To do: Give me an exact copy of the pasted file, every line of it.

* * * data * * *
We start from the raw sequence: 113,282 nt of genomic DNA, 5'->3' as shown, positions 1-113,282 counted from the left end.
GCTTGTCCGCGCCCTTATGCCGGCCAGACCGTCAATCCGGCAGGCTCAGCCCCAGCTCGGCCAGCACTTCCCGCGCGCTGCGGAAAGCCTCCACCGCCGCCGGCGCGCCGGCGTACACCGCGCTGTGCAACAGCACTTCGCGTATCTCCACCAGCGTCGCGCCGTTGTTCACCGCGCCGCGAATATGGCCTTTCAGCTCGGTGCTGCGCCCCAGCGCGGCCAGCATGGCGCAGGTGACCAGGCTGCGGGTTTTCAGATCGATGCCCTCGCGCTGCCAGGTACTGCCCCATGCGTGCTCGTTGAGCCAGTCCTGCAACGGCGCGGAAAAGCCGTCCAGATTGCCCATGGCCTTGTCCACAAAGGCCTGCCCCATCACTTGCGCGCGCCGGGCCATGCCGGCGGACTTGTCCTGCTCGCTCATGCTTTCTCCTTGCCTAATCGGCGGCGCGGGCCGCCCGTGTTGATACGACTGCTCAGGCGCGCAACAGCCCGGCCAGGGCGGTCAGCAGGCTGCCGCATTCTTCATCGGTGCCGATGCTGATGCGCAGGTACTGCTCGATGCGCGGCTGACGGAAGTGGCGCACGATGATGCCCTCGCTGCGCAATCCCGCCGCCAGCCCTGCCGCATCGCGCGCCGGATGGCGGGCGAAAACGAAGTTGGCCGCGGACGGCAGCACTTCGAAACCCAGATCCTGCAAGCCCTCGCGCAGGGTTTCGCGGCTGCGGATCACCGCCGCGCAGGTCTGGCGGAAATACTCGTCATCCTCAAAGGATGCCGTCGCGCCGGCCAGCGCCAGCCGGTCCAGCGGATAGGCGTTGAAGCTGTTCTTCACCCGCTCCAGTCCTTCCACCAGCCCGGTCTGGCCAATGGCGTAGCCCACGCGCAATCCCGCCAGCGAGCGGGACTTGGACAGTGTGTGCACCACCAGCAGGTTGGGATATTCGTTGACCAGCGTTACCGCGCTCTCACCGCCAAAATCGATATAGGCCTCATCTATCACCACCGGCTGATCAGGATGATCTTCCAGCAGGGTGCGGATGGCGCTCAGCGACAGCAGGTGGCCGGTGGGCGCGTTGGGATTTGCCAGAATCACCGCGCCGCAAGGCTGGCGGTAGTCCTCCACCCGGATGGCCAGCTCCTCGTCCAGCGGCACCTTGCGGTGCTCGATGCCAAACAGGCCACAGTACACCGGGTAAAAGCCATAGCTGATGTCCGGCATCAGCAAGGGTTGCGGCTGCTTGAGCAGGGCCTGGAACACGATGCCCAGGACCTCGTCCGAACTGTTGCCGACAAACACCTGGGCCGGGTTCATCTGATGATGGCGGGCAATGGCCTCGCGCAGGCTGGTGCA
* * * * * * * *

We start from the raw sequence: 113,282 nt of genomic DNA, 5'->3' as shown, positions 1-113,282 counted from the left end.
GCTTGTCCGCGCCCTTATGCCGGCCAGACCGTCAATCCGGCAGGCTCAGCCCCAGCTCGGCCAGCACTTCCCGCGCGCTGCGGAAAGCCTCCACCGCCGCCGGCGCGCCGGCGTACACCGCGCTGTGCAACAGCACTTCGCGTATCTCCACCAGCGTCGCGCCGTTGTTCACCGCGCCGCGAATATGGCCTTTCAGCTCGGTGCTGCGCCCCAGCGCGGCCAGCATGGCGCAGGTGACCAGGCTGCGGGTTTTCAGATCGATGCCCTCGCGCTGCCAGGTACTGCCCCATGCGTGCTCGTTGAGCCAGTCCTGCAACGGCGCGGAAAAGCCGTCCAGATTGCCCATGGCCTTGTCCACAAAGGCCTGCCCCATCACTTGCGCGCGCCGGGCCATGCCGGCGGACTTGTCCTGCTCGCTCATGCTTTCTCCTTGCCTAATCGGCGGCGCGGGCCGCCCGTGTTGATACGACTGCTCAGGCGCGCAACAGCCCGGCCAGGGCGGTCAGCAGGCTGCCGCATTCTTCATCGGTGCCGATGCTGATGCGCAGGTACTGCTCGATGCGCGGCTGACGGAAGTGGCGCACGATGATGCCCTCGCTGCGCAATCCCGCCGCCAGCCCTGCCGCATCGCGCGCCGGATGGCGGGCGAAAACGAAGTTGGCCGCGGACGGCAGCACTTCGAAACCCAGATCCTGCAAGCCCTCGCGCAGGGTTTCGCGGCTGCGGATCACCGCCGCGCAGGTCTGGCGGAAATACTCGTCATCCTCAAAGGATGCCGTCGCGCCGGCCAGCGCCAGCCGGTCCAGCGGATAGGCGTTGAAGCTGTTCTTCACCCGCTCCAGTCCTTCCACCAGCCCGGTCTGGCCAATGGCGTAGCCCACGCGCAATCCCGCCAGCGAGCGGGACTTGGACAGTGTGTGCACCACCAGCAGGTTGGGATATTCGTTGACCAGCGTTACCGCGCTCTCACCGCCAAAATCGATATAGGCCTCATCTATCACCACCGGCTGATCAGGATGATCTTCCAGCAGGGTGCGGATGGCGCTCAGCGACAGCAGGTGGCCGGTGGGCGCGTTGGGATTTGCCAGAATCACCGCGCCGCAAGGCTGGCGGTAGTCCTCCACCCGGATGGCCAGCTCCTCGTCCAGCGGCACCTTGCGGTGCTCGATGCCAAACAGGCCACAGTACACCGGGTAAAAGCCATAGCTGATGTCCGGCATCAGCAAGGGTTGCGGCTGCTTGAGCAGGGCCTGGAACACGATGCCCAGGACCTCGTCCGAACTGTTGCCGACAAACACCTGGGCCGGGTTCATCTGATGATGGCGGGCAATGGCCTCGCGCAGGCTGGTGCA